US changes immigration policies affecting Cuban nationals

By Patricia Elizee, Esq.

On January 12, 2017, President Obama announced number of changes in immigration policy affecting Cuban nations. The most shocking announcement was that effective immediately, Cubans will no longer benefit from the so-called “wet foot dry foot” policy. Cuban nationals traveling to the United States who were intercepted at sea were returned to Cuba or resettled in a third country, while those who made it to dry soil were able to request parole and, if granted, lawfully adjust status to green card holders. Now that the policy is no longer, U.S. Department of Homeland Security will consider any Cuban parole in the same manner as parole requests filed by nationals of any other county.

The Department is also eliminating an exemption that previously prevented Cubans from facing expedited removal proceedings at ports of entry or near a border. Arriving aliens, people who are attempting to enter the United States at a border without proper authorization or visa may be ordered deported without first being heard in immigration court. Any aliens that are found within 100 miles of the U.S land border can also be placed in expedited removal proceedings. Being a Cuban national was an exception to this rule, which is no longer the case.

The Cuban Medical Professional Parole Program has also been eliminated. The program was created in August of 2006. It allowed certain Cuban medical personnel in third countries to apply for parole in the United States. Applicants were required to show that they were Cuban medical professionals currently studying or working in a third country under the discretion of the Cuban government. They were able to apply for parole at a U.S Citizenship and Immigration Services office or U.S. embassy or consulate abroad. The Department will no longer be accepting applications under this program. According to the President’s statement, the United States and Cuba are working together to combat diseases that endanger the health and lives of our people. By providing preferential treatment to Cuban medical personnel, the medical parole program contradicts those efforts, and risks harming the Cuban people. Cuban medical personnel will now be eligible to apply for asylum at U.S. embassies and consulates around the world, consistent with the procedures for all foreign nationals.

In a statement, the president explained that these changes reflect the reestablishment of full diplomatic relations with Cuba and other concrete steps toward the normalization of U.S.-Cuba relations. In December 2014, the United States the reestablishment of diplomatic relations between the two countries. Since, the United States opened an embassy in Cuba. Concretes steps were taken to facilitate travel, commerce, and information sharing between the two countries. These changes are also intended to ensure regular, safe, and orderly migration to the United States. According to the President, the United States special immigration policies for Cubans were justified by certain unique circumstances, including conditions in Cuba, the lack of diplomatic relations between the U.S. and Cuba, and the Cuban government’s general refusal to accept repatriation of its nationals.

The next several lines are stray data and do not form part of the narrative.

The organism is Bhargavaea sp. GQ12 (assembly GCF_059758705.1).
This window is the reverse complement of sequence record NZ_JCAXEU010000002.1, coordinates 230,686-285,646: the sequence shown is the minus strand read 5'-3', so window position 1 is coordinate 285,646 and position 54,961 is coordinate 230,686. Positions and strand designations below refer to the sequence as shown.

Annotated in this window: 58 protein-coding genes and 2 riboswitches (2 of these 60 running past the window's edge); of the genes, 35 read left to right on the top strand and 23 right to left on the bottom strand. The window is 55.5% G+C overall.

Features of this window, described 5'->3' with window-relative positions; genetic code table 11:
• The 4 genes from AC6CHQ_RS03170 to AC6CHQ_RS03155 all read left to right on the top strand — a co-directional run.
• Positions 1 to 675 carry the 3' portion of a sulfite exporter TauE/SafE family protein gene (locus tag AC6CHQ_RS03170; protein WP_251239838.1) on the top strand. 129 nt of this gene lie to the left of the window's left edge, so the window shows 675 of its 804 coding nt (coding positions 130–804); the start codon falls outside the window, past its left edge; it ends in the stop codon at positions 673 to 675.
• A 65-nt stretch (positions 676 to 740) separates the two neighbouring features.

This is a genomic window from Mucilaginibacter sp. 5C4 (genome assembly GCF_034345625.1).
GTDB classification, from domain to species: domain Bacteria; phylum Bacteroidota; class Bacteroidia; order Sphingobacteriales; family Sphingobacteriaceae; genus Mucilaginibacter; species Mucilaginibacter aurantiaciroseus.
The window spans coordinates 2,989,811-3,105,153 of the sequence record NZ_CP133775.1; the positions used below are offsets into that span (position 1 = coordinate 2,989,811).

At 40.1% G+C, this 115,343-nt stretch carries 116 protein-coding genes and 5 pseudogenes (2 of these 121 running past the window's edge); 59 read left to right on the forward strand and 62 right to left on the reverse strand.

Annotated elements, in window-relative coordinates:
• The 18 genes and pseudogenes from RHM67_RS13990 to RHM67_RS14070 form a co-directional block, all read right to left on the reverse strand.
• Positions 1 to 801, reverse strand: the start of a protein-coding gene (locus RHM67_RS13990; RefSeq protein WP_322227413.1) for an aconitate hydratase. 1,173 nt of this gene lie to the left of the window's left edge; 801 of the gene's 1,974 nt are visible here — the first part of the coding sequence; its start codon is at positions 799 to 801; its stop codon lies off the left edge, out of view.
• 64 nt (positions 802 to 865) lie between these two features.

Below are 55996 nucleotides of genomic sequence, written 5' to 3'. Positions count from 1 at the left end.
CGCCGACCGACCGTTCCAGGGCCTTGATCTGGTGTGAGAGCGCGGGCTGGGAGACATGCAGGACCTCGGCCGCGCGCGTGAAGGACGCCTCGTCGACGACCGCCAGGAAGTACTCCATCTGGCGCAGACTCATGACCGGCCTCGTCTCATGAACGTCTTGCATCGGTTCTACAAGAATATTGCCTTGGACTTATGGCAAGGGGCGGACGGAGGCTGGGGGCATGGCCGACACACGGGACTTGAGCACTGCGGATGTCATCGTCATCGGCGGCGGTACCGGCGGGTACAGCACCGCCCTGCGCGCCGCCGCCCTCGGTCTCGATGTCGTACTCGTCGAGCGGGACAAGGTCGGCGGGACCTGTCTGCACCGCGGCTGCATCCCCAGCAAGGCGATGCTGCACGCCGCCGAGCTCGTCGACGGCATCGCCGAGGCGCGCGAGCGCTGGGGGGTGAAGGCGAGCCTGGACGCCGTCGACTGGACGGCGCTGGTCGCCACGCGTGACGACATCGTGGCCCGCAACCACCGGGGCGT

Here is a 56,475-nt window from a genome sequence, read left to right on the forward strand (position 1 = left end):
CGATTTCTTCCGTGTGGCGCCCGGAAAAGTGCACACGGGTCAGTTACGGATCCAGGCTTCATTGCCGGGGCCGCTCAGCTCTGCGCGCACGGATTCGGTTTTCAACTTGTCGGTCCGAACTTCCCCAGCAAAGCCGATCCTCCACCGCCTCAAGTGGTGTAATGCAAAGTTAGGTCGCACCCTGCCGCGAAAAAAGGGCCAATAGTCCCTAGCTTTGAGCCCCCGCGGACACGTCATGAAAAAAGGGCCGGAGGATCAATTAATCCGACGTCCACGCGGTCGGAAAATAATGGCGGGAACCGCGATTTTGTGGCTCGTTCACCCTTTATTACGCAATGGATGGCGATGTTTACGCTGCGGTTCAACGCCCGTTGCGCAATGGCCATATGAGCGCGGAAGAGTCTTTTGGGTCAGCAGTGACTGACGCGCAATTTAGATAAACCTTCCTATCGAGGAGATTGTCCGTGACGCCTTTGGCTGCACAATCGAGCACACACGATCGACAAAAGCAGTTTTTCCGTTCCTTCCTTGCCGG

The Cuban Adjustment Act and the Cuban Family Reunification Parole Program remain in place. The Cuban Adjustment Act was passed by congress in 1996. Under the Act, any Cuban national may apply for a green card if they can show that they 1) were inspected and admitted or paroled into the United States, 2) have been physically present in the United States for at least one year, and 3) is otherwise admissible. Under the former wet foot/dry foot policy, Cubans who entered the country illegally were able to get paroled, then adjust status to a Lawful Permanent Resident. To now benefit from the Act, Cubans must enter the country legally or through the Cuban Family Reunification Parole Program, then apply for their green card.

The Cuban Family Reunification Parole Program allows beneficiaries of certain approved family based immigration applications to travel to the United States before their immigrant visas become available, rather than remain in Cuba to wait for the visa. The purpose of the program is to expedite family reunification though safe, legal, and orderly channels of migration to the United States. It also discourages dangerous and irregular maritime migration.

Patricia Elizee is the managing partner of Elizee Law Firm. The firm focuses on Immigration and family law issues. Ms. Elizee can be contact at 1110 Brickell Avenue, Suite 315, Miami, Florida 33131 or 305-371-8846.

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